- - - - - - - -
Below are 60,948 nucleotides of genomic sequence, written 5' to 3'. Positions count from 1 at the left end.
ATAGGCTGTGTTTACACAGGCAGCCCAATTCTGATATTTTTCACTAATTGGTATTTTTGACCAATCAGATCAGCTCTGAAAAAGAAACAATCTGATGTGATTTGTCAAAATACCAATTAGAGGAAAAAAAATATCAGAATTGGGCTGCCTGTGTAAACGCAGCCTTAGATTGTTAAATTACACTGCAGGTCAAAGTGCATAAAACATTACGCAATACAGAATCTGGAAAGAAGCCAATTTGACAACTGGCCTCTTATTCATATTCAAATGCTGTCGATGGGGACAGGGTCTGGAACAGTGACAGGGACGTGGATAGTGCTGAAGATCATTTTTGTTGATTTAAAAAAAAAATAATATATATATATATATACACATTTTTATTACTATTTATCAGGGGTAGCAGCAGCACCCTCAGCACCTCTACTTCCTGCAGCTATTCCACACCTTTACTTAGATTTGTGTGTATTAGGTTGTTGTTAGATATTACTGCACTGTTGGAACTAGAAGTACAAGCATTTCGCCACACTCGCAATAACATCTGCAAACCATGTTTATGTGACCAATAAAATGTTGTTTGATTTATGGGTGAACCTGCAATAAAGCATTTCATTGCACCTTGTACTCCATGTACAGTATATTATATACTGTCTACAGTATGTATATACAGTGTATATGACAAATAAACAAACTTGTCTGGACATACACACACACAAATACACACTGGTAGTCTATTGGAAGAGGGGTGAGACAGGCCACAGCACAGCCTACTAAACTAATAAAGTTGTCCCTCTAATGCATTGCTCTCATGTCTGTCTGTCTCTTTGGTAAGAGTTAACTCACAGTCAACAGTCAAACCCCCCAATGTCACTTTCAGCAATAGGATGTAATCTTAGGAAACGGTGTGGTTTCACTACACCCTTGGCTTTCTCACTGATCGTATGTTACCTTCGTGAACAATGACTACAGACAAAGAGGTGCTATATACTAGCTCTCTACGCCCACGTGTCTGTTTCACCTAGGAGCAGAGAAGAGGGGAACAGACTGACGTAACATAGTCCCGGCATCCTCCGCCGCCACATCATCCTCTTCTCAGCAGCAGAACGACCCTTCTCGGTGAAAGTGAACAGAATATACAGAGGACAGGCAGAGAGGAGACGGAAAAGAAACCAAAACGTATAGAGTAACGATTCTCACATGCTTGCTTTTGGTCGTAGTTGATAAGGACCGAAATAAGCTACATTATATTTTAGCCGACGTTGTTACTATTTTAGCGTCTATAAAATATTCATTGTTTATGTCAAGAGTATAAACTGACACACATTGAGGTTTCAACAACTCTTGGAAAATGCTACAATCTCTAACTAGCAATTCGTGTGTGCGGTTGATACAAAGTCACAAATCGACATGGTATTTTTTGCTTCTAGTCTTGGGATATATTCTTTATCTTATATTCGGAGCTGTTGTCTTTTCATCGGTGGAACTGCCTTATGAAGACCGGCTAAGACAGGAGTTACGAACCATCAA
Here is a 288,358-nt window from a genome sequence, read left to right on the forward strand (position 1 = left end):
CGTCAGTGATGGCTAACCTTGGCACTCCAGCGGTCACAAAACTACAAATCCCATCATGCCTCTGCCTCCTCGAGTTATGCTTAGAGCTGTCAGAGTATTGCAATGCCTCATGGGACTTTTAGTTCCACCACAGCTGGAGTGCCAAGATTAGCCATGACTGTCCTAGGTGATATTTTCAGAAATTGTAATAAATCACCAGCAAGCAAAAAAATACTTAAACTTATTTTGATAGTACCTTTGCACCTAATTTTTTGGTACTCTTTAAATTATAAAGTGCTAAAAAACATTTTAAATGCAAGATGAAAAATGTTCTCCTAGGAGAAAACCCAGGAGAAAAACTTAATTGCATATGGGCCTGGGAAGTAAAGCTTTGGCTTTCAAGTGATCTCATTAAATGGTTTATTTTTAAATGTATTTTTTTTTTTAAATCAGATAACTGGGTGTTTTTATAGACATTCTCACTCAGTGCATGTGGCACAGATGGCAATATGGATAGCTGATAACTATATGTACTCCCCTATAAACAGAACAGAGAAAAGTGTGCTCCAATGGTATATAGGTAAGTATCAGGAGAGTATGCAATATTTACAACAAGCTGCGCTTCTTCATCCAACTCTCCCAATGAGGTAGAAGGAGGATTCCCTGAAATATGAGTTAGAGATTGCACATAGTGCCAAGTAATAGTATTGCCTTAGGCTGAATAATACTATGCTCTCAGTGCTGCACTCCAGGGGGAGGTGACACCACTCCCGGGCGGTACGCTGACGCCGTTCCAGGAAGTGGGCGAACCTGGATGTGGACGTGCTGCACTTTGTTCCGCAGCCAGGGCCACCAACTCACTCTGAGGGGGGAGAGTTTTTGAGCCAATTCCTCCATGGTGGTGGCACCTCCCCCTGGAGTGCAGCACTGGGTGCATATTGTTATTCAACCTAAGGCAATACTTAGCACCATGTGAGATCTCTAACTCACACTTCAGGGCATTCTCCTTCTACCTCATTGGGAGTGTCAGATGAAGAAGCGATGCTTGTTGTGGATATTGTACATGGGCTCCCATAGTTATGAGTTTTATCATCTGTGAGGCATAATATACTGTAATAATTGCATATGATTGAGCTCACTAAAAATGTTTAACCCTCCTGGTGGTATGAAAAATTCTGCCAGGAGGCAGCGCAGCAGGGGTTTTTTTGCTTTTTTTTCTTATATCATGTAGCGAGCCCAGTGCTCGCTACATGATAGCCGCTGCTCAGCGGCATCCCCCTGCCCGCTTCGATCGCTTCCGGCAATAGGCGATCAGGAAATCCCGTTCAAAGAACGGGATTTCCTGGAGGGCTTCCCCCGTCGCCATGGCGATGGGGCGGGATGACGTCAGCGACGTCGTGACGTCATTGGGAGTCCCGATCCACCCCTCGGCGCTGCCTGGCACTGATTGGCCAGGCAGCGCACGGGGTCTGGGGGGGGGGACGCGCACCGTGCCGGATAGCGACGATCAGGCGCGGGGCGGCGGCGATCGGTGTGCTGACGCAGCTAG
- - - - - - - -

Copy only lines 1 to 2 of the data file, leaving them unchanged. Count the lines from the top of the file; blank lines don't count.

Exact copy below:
Below are 60,948 nucleotides of genomic sequence, written 5' to 3'. Positions count from 1 at the left end.
ATAGGCTGTGTTTACACAGGCAGCCCAATTCTGATATTTTTCACTAATTGGTATTTTTGACCAATCAGATCAGCTCTGAAAAAGAAACAATCTGATGTGATTTGTCAAAATACCAATTAGAGGAAAAAAAATATCAGAATTGGGCTGCCTGTGTAAACGCAGCCTTAGATTGTTAAATTACACTGCAGGTCAAAGTGCATAAAACATTACGCAATACAGAATCTGGAAAGAAGCCAATTTGACAACTGGCCTCTTATTCATATTCAAATGCTGTCGATGGGGACAGGGTCTGGAACAGTGACAGGGACGTGGATAGTGCTGAAGATCATTTTTGTTGATTTAAAAAAAAAATAATATATATATATATATACACATTTTTATTACTATTTATCAGGGGTAGCAGCAGCACCCTCAGCACCTCTACTTCCTGCAGCTATTCCACACCTTTACTTAGATTTGTGTGTATTAGGTTGTTGTTAGATATTACTGCACTGTTGGAACTAGAAGTACAAGCATTTCGCCACACTCGCAATAACATCTGCAAACCATGTTTATGTGACCAATAAAATGTTGTTTGATTTATGGGTGAACCTGCAATAAAGCATTTCATTGCACCTTGTACTCCATGTACAGTATATTATATACTGTCTACAGTATGTATATACAGTGTATATGACAAATAAACAAACTTGTCTGGACATACACACACACAAATACACACTGGTAGTCTATTGGAAGAGGGGTGAGACAGGCCACAGCACAGCCTACTAAACTAATAAAGTTGTCCCTCTAATGCATTGCTCTCATGTCTGTCTGTCTCTTTGGTAAGAGTTAACTCACAGTCAACAGTCAAACCCCCCAATGTCACTTTCAGCAATAGGATGTAATCTTAGGAAACGGTGTGGTTTCACTACACCCTTGGCTTTCTCACTGATCGTATGTTACCTTCGTGAACAATGACTACAGACAAAGAGGTGCTATATACTAGCTCTCTACGCCCACGTGTCTGTTTCACCTAGGAGCAGAGAAGAGGGGAACAGACTGACGTAACATAGTCCCGGCATCCTCCGCCGCCACATCATCCTCTTCTCAGCAGCAGAACGACCCTTCTCGGTGAAAGTGAACAGAATATACAGAGGACAGGCAGAGAGGAGACGGAAAAGAAACCAAAACGTATAGAGTAACGATTCTCACATGCTTGCTTTTGGTCGTAGTTGATAAGGACCGAAATAAGCTACATTATATTTTAGCCGACGTTGTTACTATTTTAGCGTCTATAAAATATTCATTGTTTATGTCAAGAGTATAAACTGACACACATTGAGGTTTCAACAACTCTTGGAAAATGCTACAATCTCTAACTAGCAATTCGTGTGTGCGGTTGATACAAAGTCACAAATCGACATGGTATTTTTTGCTTCTAGTCTTGGGATATATTCTTTATCTTATATTCGGAGCTGTTGTCTTTTCATCGGTGGAACTGCCTTATGAAGACCGGCTAAGACAGGAGTTACGAACCATCAA